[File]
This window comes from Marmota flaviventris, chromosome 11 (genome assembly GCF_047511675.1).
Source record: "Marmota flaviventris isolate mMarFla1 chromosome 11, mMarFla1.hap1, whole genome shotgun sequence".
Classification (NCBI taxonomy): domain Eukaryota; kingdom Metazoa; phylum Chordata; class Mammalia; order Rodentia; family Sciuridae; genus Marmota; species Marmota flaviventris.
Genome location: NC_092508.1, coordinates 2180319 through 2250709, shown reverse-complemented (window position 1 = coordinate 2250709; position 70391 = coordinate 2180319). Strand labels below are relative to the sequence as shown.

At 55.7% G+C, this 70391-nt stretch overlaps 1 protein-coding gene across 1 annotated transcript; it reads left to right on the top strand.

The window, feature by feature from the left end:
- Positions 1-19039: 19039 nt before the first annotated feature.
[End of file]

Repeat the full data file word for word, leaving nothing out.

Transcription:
This window comes from Marmota flaviventris, chromosome 11 (genome assembly GCF_047511675.1).
Source record: "Marmota flaviventris isolate mMarFla1 chromosome 11, mMarFla1.hap1, whole genome shotgun sequence".
Classification (NCBI taxonomy): domain Eukaryota; kingdom Metazoa; phylum Chordata; class Mammalia; order Rodentia; family Sciuridae; genus Marmota; species Marmota flaviventris.
Genome location: NC_092508.1, coordinates 2180319 through 2250709, shown reverse-complemented (window position 1 = coordinate 2250709; position 70391 = coordinate 2180319). Strand labels below are relative to the sequence as shown.

At 55.7% G+C, this 70391-nt stretch overlaps 1 protein-coding gene across 1 annotated transcript; it reads left to right on the top strand.

The window, feature by feature from the left end:
- Positions 1-19039: 19039 nt before the first annotated feature.